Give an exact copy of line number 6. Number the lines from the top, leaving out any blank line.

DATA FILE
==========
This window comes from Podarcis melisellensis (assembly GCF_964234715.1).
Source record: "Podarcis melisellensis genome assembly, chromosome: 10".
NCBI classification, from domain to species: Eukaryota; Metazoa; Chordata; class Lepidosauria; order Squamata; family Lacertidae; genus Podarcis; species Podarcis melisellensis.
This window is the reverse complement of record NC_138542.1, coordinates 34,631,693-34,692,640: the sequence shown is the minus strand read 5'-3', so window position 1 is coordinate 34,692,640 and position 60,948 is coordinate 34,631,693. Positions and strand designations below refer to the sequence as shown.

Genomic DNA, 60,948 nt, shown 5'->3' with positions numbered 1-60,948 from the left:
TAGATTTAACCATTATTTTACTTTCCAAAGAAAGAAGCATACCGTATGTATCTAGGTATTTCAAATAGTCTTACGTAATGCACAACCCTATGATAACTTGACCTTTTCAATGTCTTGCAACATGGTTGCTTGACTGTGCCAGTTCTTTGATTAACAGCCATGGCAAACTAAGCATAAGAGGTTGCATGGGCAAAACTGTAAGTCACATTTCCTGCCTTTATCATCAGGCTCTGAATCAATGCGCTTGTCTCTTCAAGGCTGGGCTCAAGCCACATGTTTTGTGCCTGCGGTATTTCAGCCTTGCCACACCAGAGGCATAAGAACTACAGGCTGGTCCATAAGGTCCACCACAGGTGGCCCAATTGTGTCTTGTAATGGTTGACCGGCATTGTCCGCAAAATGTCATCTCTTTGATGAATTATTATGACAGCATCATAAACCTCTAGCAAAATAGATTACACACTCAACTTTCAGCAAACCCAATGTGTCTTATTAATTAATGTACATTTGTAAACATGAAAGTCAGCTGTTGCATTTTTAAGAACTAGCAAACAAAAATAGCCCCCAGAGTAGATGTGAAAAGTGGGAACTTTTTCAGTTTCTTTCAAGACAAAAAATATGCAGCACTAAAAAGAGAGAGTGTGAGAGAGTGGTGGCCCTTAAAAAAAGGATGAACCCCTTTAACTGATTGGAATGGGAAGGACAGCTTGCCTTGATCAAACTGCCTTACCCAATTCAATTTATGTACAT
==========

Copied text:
TAGATTTAACCATTATTTTACTTTCCAAAGAAAGAAGCATACCGTATGTATCTAGGTATTTCAAATAGTCTTACGTAATGCACAACCCTATGATAACTTGACCTTTTCAATGTCTTGCAACATGGTTGCTTGACTGTGCCAGTTCTTTGATTAACAGCCATGGCAAACTAAGCATAAGAGGTTGCATGGGCAAAACTGTAAGTCACATTTCCTGCCTTTATCATCAGGCTCTGAATCAATGCGCTTGTCTCTTCAAGGCTGGGCTCAAGCCACATGTTTTGTGCCTGCGGTATTTCAGCCTTGCCACACCAGAGGCATAAGAACTACAGGCTGGTCCATAAGGTCCACCACAGGTGGCCCAATTGTGTCTTGTAATGGTTGACCGGCATTGTCCGCAAAATGTCATCTCTTTGATGAATTATTATGACAGCATCATAAACCTCTAGCAAAATAGATTACACACTCAACTTTCAGCAAACCCAATGTGTCTTATTAATTAATGTACATTTGTAAACATGAAAGTCAGCTGTTGCATTTTTAAGAACTAGCAAACAAAAATAGCCCCCAGAGTAGATGTGAAAAGTGGGAACTTTTTCAGTTTCTTTCAAGACAAAAAATATGCAGCACTAAAAAGAGAGAGTGTGAGAGAGTGGTGGCCCTTAAAAAAAGGATGAACCCCTTTAACTGATTGGAATGGGAAGGACAGCTTGCCTTGATCAAACTGCCTTACCCAATTCAATTTATGTACAT